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How to Be a Better Home Cook

Anna Mowry

January 09, 2017

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At her celebrated family of Seattle restaurants, 2016 Best Chef: Northwest winner Renee Erickson serves food that feels at once elegant and effortless. You’ll also find her unfussy style in her charming first cookbook, A Boat, a Whale & a Walrus. Below, we share tips for better home cooking—whether you’re feeding a crowd or just yourself—from the book and from Erickson herself.


Serve Food at Room Temperature

Although we’ve all been admonished for letting hot food get cold, I’m a big fan of serving food at room temperature on purpose. It’s the temperature at which a dish’s flavors can be the most complex, and it means you can serve a large group easily. I dare you. 
 

Eat More Tinned Fish

I always have some in my pantry for last-minute appetizers. My favorite is smoked Pacific herring whipped with room-temperature butter, shallots, lemon juice, and cayenne. Serve on toast with your favorite pickles.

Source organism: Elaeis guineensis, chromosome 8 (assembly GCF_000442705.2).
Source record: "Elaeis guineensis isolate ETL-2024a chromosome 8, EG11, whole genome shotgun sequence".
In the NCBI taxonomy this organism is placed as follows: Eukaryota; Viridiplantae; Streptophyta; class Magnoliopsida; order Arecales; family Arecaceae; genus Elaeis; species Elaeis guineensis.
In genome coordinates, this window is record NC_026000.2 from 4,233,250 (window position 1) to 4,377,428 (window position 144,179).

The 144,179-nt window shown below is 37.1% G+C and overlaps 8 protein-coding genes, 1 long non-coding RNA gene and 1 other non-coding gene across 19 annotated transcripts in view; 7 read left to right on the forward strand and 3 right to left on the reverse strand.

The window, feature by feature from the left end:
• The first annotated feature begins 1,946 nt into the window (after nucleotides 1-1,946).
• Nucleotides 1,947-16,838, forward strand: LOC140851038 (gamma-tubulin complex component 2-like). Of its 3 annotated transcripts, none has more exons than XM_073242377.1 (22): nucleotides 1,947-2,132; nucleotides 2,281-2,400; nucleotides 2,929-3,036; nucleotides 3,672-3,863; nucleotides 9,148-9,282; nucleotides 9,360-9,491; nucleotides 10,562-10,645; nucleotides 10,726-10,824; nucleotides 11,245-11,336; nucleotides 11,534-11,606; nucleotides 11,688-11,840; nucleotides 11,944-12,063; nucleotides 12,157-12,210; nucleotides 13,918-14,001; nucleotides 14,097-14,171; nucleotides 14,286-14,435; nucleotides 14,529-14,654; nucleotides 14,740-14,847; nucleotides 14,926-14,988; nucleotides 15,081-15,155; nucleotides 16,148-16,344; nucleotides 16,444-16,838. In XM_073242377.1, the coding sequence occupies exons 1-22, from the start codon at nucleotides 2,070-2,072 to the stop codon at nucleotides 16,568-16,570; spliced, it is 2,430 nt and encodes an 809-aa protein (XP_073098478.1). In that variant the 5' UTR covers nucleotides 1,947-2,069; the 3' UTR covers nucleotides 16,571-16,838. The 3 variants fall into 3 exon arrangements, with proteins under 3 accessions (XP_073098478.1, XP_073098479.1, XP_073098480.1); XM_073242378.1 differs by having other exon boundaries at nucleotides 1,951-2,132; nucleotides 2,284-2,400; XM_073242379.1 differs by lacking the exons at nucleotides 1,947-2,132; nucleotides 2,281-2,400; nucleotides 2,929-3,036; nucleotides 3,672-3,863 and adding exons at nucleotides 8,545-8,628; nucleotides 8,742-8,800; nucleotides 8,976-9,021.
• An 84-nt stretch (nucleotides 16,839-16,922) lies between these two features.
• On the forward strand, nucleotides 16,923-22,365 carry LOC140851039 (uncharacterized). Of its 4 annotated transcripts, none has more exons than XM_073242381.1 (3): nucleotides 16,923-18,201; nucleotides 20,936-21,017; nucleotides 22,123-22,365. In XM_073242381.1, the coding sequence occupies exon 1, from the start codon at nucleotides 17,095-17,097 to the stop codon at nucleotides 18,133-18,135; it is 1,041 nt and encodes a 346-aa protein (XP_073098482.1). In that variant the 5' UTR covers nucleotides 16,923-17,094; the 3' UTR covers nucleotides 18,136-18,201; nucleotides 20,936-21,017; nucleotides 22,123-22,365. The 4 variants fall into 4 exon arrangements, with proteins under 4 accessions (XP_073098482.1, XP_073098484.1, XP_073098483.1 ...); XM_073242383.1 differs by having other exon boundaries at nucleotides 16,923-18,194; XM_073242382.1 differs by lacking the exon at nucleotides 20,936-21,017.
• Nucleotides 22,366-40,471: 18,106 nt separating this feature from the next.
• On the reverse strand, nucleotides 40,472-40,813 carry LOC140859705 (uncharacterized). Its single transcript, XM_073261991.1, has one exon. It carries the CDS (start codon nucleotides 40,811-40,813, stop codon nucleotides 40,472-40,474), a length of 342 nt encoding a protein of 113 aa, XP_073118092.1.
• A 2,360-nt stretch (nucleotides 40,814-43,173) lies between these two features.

Keep Great Condiments on Hand

I often find myself at home after work without much food. In times of need, it’s helpful to have great condiments in your refrigerator and pantry. Some of my favorites are a few varieties of hot sauce, mustards, olive oils, nice vinegars, yuzu koshu, chile paste, nut oils (kept refrigerated), and za’atar. Any of these on soft scrambled eggs makes the perfect meal at any time of the day.


Don’t Be a Messy Cook

Clean as you go. Put dishes in the dishwasher, if you have one, rather than in the sink. Wipe up after each step. If you don’t, you’ll have a messy disaster when you’re done cooking and ready to eat. 


Use Real Towels

I’m a fan of towels—not the paper kind, but real cloth towels, the kind you hang from the oven door. At home, I keep a huge wicker bin of them next to my oven, and I use them in lieu of paper towels, to mop up messes, blot food, and soak up excess liquid wherever it appears. It makes me feel good to use a little less paper at home.